Wyo. Insurers Bound by Notice-Prejudice Rule

     (CN) — Answering a question from the Eighth Circuit, the Wyoming Supreme Court ruled that insurance companies can’t deny coverage for lack of timely notice unless they can prove they were unfairly prejudiced.
     Trucking company Jim Hipner LLC took out a $2 million insurance policy in 2010 with Century Surety Co. to secure a contract with a customer.
     One of Hipner’s drivers caused a road obstruction that led to a multi-vehicle accident in North Dakota in March 2011, and a police officer on the scene said there were no serious injuries, according to court records.
     However, medical records showed that accident victim Huey Brock was unable to move his arms and legs at the hospital and became quadriplegic.
     Hipner reported the accident to two of his insurers, but nobody from his company notified Century. He did not learn of Brock’s injuries until May 2011, and Century discovered them in September of that year.
     Century declined to participate in a settlement of Brock’s injury claims “based upon lack of coverage for Jim Hipner LLC under the Century Policy coupled with serious questions regarding liability and damages.”
     Century filed a federal action to declare that it was not obligated to defend Hipner because his company did not provide written notice of the accident “as soon as practicable.”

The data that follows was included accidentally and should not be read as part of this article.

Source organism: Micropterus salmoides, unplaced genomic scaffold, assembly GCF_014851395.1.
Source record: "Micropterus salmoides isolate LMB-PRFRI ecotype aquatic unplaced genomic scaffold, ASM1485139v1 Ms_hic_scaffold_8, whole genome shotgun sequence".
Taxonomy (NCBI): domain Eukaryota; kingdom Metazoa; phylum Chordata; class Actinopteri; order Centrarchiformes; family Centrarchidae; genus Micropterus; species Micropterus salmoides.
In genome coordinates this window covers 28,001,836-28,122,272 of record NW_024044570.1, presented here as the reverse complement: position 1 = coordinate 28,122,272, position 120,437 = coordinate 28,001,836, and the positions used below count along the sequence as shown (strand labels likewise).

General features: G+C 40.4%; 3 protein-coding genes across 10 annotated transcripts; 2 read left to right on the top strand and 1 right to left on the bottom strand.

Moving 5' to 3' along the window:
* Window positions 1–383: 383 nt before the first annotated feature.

A federal judge found that policy language to be ambiguous and ruled in Hipner’s favor, finding that Century had received timely notice.
     Century appealed, prompting the Eighth Circuit to pose a certified question to the Wyoming Supreme Court asking whether “under Wyoming law, an insurer must be prejudiced before being entitled to deny coverage when the insured has failed to give notice ‘as soon as practicable.'”
     The Wyoming Supreme Court answered yes Wednesday, in an opinion written by Justice Kate M. Fox. She noted that several courts have adopted the rule that an insurer must show prejudice from a lack of notice to deny coverage.
     “A second basis for adopting the notice-prejudice rule is the public interest in enforcing insurance contracts to further compensate accident victims, including innocent third parties,” the judge wrote.
     Another reason for the notice-prejudice rule, Fox wrote, is so that “no undeserved windfalls will be reaped by the insurer.”
     The judge said a two-step approach is necessary for an insurer’s claim of late notice.
     “Once it is determined that notice was untimely, a court should then turn to the question of whether the insurer was prejudiced by that delay,” she wrote. “If the insurer was prejudiced, then the insurer will be relieved of its obligation to provide coverage.”
     For that reason, Fox declared void the language in the Century policy that stated that a lack of timely notice “will result in exclusion of coverage whether [Century is] prejudiced or not.”

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